(Reuters) – Johnson & Johnson and its DePuy Orthopaedics unit have agreed to pay $120 million to resolve deceptive marketing claims by several U.S. states over the company’s metal-on-metal hip implants.
Attorneys general of 46 U.S. states announced the settlement agreement in statements on Tuesday. They alleged DePuy engaged in unfair and deceptive practices in the promotion of its ASR XL and Pinnacle Ultamet hip implant devices.
J&J did not immediately respond to a request for comment.
The states claimed J&J made misleading claims about the longevity of its metal-on-metal hip implants, with patients frequently having to undergo a revision surgery before the company’s advertised timeframe of five years.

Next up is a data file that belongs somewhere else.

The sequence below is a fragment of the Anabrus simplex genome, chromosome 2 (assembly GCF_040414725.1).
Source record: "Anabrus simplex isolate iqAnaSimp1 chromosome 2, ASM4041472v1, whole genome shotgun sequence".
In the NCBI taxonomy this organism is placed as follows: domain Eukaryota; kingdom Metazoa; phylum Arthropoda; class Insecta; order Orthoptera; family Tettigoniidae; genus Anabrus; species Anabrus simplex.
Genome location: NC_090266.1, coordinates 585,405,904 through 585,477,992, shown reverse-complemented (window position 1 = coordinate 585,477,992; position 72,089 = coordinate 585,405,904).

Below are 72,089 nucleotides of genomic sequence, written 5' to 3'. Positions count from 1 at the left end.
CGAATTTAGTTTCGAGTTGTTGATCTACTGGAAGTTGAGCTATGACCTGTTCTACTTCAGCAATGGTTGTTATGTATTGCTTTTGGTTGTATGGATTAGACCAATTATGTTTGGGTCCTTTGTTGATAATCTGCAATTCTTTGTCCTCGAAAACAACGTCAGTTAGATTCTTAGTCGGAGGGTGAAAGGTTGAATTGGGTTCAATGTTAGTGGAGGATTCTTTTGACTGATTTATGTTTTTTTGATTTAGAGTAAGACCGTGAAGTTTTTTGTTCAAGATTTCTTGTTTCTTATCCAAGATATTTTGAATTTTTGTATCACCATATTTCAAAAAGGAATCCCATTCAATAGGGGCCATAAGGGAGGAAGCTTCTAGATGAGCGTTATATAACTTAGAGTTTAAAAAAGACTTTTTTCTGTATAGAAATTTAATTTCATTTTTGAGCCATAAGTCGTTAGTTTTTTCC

DePuy in 2010 announced a worldwide voluntary recall of 93,000 of its ASR hip implant systems, saying that 12 percent of them failed within five years. Saying it would pay at least $2.47 billion, the company has since settled thousands of lawsuits by patients who had to have the ASR implant removed.
In 2013, DePuy ceased selling the Pinnacle devices after the U.S. Food and Drug Administration strengthened its artificial hip regulations.
Reporting by Tina Bellon in New York; Editing by Chizu Nomiyama and James Dalgleish